Eating humble pie
FIFA’s secretary-general Jerome Valcke has apologised to Brazil, after he was lambasted for saying that preparations for the 2014 World Cup were behind schedule.
That the preparations are behind schedule is beyond dispute, but it was the language used by Valcke, in particular his assertion that Brazil needed “a kick up the backside” that incurred the wrath of the 2014 hosts.
So infuriated were the Brazilians that they stated they would no longer work with Valcke and that that he would be unwelcome in the country. Quite a problem for a man whose remit is to ensure the 2014 World Cup proceeds as planned. Ideally, in Brazil.
Valcke, a man who has emerged unscathed from previous controversies, understands that there’s a time to take a stand and a time to grovel. Quickly, it became apparent to him that this was one of those occasions when a sizeable portion of humble pie needed to be consumed.
“I would like to present my apologies to everyone who was offended by my comments,” Valcke said in a letter sent to the Brazil sports minister Aldo Rebelo.
Amusingly, in his defence, Valcke resorted to the tried and tested excuse beloved by footballers when they have been caught speaking out of turn: he claimed his remarks had become lost in translation.
He explained that in French the phrase “se donner un coup de pied aux fesses” (to give someone a kick up the backside” only meant “to pick up the pace”. The translation into Portuguese used a stronger expression, he added.
“I lament profoundly that the incorrect interpretation of my words caused so much worry. I would like to apologise to [Rebelo] and any other person who might have been offended with my words.
“Please be assured that making the World Cup in Brazil, a country for which I hold great respect and admiration, a success is not only my duty but my greatest wish.”
Rebelo, who acknowledges receipt of the apology on his Twitter page, has so far not responded to the letter and it remains unclear what kind of reception Valcke will receive when he lands in Brazil on a forthcoming fact finding inspection.
Nonetheless, it’s reasonable to assume that they won’t be recreating the Rio carnival in his honour, when he touches down next week.
The problem that won’t go away
Italy’s chief of police Antonio Manganelli has claimed further revelations on match-fixing in Italian football are imminent.
Atalanta began the current season on minus six points after being implicated in the Calcioscommese match-fixing scandal, while their former captain Cristiano Doni was banned for three-and-a-half years.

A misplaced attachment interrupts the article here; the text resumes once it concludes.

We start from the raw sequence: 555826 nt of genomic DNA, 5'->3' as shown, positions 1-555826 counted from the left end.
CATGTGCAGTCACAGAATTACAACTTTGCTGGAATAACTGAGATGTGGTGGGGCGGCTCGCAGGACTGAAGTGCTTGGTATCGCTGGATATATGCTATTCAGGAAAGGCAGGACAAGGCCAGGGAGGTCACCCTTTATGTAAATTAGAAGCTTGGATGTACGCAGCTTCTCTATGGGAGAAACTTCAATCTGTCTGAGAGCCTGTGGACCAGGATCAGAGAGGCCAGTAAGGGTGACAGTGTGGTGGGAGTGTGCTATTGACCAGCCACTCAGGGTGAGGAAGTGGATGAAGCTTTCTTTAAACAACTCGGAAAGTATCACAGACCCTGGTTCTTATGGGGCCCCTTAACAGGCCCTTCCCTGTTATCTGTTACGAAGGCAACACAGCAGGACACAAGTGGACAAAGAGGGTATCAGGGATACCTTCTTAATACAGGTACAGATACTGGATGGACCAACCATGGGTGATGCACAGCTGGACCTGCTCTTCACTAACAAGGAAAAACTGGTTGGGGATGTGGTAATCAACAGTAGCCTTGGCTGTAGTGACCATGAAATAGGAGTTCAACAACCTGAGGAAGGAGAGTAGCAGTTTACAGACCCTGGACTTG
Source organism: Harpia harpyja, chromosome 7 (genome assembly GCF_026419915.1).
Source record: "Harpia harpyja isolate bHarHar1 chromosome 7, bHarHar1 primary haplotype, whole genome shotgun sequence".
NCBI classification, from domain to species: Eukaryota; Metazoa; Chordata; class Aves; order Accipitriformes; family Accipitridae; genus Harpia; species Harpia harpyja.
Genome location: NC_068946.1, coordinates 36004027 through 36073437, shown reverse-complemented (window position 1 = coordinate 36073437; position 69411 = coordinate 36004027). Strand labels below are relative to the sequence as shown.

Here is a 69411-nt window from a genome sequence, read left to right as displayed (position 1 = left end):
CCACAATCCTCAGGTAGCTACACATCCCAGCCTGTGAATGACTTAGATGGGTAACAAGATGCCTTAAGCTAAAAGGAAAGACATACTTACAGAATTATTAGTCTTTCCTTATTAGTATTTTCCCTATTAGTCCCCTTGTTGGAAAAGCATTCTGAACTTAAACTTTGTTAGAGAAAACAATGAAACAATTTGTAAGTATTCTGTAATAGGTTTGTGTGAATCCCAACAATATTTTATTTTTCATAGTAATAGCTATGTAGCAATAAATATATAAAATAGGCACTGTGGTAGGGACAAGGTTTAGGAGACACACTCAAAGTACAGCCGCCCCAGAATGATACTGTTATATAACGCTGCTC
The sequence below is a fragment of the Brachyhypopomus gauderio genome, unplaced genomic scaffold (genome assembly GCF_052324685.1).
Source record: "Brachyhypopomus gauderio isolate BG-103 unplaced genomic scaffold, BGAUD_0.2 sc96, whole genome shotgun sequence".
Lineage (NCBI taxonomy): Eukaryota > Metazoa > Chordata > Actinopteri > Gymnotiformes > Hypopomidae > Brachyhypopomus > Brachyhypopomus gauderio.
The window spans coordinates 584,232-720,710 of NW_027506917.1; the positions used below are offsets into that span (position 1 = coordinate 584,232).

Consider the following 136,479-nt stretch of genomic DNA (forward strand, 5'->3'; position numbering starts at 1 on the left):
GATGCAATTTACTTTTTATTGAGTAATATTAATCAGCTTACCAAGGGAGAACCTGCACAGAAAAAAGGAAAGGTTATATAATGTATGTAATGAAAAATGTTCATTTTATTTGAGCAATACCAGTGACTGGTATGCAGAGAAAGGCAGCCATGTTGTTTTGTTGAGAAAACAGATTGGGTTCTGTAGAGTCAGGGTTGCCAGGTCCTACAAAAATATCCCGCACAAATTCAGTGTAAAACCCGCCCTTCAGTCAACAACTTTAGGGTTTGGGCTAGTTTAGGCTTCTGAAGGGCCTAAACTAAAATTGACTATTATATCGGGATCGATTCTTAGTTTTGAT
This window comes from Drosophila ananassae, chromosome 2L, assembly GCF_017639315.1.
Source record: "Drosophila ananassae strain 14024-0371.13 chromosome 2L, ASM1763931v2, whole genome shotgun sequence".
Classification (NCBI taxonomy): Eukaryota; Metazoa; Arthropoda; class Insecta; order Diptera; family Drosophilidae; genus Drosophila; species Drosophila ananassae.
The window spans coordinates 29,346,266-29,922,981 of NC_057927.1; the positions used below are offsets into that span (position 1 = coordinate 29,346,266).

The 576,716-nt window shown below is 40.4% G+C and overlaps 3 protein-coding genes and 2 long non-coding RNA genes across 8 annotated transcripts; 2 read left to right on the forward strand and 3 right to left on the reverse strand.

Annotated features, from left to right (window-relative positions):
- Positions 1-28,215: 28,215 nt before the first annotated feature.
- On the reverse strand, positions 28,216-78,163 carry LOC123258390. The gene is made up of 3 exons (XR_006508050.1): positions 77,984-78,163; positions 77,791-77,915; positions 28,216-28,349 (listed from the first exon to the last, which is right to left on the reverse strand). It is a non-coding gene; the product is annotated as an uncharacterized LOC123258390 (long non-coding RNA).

Manganelli told Gazzetta Dello Sport: “The investigations into illegal betting in the world of football continues, soon there will be further news.
“The phenomenon involves criminal and civil justice, but it is unthinkable to speak of pardons for those who have committed offences.
“There will be more news soon, data and results, because the investigations are continuing and this involves the acquisition of new elements, but it is unthinkable to talk about amnesty.
“We can get match-fixing out of the game but we need to understand that those who commit crimes are not pardoned by the criminal justice.”
A previous match-fixing investigation, the infamous 2006 Calciopoli affair, saw Juventus relegated from Serie A and stripped of their titles from 2005 and 2006, and punishments were also meted out to Milan, Fiorentina, Lazio and Reggina.
“The phenomenon of football betting is of no small importance in Italy,” conceded Manganelli. “This aspect is now a very special focus of attention: we have already identified match-fixing and the involvement of members, we’re still finding more.”
Which doesn’t sound too encouraging.
Macheda U R stupid LOL
Manchester United striker Federico Macheda has been fined £15,000 by the English Football Association for making a homophobic comment on Twitter.
The Italian, currently on loan at Queens Park Rangers, allegedly tweeted: ‘shhhhhhh u little stupid gay!’
It’s mildly reassuring to discover that it’s not just the English education system that is churning out semi-literate, text-speaking imbeciles. Anyway, that breathtakingly immature remark resulted in Macheda being guilty of using “an abusive and/or insulting word including a reference to a person’s sexual orientation.”
He is the latest in a lengthening line of footballers fined for making similar remarks. Newcastle United’s Nile Ranger and Walsall’s Manny Smith were fined £6,000 and £1,200 respectively by the FA on 1 March for the same charge.
West Ham’s Ravel Morrison and ex-Leicester player Michael Ball have recently been fined for similar cases.
Goal of the day